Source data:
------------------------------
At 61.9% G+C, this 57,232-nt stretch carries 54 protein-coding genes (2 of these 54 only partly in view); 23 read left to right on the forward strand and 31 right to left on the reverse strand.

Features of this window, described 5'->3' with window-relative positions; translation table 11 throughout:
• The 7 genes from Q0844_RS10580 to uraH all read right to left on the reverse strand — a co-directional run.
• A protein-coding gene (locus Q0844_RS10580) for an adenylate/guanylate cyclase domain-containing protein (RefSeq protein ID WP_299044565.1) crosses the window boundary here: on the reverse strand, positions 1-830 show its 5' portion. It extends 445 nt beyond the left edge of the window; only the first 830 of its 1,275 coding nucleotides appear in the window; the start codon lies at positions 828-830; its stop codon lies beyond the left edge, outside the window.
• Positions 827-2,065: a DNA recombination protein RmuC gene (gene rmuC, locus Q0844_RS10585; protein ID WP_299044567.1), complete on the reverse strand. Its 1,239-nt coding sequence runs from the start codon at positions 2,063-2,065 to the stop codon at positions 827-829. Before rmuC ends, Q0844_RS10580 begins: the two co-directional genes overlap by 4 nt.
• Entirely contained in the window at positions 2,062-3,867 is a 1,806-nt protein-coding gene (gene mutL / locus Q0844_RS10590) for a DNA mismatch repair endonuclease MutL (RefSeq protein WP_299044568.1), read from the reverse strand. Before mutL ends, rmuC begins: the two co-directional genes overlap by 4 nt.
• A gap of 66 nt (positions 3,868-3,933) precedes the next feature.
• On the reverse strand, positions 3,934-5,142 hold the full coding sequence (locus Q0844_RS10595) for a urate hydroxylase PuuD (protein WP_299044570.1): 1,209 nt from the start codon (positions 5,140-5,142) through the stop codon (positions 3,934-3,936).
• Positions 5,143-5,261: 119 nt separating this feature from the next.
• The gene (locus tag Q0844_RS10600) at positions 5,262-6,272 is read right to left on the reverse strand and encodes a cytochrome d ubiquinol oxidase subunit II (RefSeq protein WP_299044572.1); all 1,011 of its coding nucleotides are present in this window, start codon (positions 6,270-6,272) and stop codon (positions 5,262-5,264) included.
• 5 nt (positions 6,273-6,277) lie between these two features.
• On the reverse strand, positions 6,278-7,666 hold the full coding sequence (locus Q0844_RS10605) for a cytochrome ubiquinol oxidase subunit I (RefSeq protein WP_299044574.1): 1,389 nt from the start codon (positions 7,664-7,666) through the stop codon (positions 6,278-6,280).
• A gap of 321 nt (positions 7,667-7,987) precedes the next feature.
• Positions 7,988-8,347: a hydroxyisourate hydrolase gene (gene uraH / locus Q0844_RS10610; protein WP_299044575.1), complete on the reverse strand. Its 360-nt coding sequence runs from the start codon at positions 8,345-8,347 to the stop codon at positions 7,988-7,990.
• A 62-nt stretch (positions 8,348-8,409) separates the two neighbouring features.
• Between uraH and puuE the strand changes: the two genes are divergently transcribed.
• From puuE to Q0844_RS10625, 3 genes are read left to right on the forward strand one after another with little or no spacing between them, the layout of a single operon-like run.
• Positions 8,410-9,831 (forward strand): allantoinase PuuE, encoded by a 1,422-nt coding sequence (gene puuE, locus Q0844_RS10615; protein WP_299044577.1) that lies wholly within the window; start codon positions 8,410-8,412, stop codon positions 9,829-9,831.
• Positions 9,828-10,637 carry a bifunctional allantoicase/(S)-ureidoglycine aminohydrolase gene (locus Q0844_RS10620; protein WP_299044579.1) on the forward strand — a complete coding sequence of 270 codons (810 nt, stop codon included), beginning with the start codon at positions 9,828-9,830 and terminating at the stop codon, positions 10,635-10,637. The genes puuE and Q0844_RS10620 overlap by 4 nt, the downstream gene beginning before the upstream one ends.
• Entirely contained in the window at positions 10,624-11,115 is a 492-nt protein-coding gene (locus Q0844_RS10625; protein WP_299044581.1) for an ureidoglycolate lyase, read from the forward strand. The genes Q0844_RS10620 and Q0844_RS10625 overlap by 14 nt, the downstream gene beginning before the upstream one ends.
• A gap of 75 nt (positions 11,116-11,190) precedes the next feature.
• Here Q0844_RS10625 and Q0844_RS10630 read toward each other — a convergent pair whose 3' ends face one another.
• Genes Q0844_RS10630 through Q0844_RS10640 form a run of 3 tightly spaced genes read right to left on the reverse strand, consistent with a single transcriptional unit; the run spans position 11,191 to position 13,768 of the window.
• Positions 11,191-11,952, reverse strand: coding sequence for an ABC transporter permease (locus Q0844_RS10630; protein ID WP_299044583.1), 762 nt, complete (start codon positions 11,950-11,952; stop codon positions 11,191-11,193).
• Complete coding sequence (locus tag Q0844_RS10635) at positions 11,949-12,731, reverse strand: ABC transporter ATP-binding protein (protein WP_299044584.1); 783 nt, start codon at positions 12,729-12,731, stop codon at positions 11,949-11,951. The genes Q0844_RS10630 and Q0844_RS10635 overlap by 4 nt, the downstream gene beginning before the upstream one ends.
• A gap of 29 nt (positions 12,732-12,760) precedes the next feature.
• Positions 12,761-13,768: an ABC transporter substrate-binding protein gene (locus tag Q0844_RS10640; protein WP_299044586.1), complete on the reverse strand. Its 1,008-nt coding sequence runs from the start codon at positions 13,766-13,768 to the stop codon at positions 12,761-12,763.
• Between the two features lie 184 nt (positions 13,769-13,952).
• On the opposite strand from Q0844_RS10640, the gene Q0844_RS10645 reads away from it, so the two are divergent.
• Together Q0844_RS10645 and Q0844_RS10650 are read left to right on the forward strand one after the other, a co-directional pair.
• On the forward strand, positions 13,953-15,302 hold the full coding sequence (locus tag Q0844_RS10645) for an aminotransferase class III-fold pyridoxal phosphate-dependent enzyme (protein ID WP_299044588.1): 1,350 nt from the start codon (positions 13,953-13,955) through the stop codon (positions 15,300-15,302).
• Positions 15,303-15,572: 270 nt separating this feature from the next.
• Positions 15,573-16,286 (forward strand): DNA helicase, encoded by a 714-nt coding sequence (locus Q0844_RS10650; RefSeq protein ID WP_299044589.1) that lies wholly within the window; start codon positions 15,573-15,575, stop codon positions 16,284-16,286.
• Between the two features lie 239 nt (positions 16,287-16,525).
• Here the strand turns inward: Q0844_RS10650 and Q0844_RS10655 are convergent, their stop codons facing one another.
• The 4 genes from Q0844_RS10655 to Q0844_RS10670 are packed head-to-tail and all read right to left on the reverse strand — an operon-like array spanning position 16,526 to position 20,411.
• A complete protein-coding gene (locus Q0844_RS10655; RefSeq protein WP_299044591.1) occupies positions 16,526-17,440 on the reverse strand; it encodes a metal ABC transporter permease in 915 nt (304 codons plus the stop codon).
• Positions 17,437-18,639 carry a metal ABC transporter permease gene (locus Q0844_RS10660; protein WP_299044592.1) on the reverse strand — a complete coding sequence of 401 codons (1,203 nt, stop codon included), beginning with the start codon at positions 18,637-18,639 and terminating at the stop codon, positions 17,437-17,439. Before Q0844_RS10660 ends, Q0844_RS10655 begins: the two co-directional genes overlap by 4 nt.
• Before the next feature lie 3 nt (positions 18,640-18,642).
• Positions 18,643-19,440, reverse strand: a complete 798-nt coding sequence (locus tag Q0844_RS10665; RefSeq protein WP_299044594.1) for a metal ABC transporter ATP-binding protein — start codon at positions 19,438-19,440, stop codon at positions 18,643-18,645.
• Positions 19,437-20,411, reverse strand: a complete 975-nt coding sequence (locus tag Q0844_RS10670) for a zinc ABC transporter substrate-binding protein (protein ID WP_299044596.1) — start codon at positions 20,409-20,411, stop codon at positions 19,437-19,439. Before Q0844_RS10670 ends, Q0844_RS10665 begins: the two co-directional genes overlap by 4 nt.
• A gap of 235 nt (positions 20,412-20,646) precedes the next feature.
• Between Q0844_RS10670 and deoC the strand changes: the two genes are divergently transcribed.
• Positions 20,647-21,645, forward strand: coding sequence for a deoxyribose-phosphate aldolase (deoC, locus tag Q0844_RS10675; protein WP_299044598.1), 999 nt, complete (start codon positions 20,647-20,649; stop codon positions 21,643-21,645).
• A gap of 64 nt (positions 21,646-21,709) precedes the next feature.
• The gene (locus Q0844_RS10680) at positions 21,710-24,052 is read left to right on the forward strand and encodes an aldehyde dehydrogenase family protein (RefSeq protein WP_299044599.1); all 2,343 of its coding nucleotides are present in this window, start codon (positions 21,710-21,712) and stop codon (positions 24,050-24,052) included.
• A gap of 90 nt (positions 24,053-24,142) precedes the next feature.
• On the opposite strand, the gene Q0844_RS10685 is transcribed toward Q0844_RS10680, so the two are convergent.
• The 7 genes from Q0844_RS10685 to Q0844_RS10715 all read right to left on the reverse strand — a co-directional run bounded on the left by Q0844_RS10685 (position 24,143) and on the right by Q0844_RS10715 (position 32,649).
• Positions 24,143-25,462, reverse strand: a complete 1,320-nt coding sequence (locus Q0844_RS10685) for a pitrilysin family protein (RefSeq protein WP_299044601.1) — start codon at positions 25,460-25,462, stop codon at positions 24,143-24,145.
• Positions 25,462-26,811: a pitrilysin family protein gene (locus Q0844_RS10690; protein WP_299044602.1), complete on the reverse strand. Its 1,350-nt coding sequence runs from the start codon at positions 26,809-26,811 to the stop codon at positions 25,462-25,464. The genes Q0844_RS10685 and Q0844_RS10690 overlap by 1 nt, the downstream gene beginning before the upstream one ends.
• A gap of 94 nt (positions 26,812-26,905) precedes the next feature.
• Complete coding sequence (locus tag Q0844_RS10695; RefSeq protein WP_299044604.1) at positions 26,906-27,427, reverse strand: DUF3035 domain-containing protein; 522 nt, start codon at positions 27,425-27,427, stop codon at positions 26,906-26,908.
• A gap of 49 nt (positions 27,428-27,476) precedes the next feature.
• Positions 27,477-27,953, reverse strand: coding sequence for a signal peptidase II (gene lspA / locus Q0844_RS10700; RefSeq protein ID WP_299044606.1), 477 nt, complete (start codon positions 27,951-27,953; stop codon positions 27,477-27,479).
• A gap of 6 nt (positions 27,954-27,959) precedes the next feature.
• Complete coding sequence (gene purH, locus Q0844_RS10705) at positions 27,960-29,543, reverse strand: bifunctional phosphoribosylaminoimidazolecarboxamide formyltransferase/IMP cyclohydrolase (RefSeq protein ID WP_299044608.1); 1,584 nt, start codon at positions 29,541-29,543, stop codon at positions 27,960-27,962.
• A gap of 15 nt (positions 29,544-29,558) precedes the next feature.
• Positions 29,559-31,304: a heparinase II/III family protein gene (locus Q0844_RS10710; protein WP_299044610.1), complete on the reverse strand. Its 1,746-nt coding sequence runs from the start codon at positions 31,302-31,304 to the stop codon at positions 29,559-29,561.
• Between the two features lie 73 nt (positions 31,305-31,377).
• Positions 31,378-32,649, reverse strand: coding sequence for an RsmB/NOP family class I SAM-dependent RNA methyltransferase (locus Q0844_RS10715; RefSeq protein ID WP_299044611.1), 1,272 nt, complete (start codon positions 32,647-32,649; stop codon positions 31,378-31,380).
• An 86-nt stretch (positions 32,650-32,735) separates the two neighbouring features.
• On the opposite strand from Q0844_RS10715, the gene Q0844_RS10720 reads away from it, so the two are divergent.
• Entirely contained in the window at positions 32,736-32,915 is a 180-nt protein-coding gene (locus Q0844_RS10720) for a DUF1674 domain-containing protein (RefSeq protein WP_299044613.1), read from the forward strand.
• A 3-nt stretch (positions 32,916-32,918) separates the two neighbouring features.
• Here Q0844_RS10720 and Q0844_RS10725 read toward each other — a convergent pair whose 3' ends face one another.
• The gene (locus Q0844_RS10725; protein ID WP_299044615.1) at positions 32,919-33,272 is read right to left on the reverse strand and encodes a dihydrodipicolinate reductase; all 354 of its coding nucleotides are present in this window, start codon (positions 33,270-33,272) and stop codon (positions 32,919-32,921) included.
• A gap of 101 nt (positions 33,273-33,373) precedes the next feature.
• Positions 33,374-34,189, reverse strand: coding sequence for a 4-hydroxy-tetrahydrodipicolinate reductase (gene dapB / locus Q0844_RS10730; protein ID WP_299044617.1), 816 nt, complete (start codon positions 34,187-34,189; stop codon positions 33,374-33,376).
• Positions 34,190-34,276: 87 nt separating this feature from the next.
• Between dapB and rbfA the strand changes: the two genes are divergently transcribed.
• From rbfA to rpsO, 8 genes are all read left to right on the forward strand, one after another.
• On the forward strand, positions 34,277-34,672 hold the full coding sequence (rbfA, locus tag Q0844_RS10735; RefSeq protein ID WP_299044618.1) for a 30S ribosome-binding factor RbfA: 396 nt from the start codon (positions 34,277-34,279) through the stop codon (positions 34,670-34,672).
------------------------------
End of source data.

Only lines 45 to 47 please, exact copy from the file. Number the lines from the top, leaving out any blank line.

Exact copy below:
• A gap of 64 nt (positions 21,646-21,709) precedes the next feature.
• The gene (locus Q0844_RS10680) at positions 21,710-24,052 is read left to right on the forward strand and encodes an aldehyde dehydrogenase family protein (RefSeq protein WP_299044599.1); all 2,343 of its coding nucleotides are present in this window, start codon (positions 21,710-21,712) and stop codon (positions 24,050-24,052) included.
• A gap of 90 nt (positions 24,053-24,142) precedes the next feature.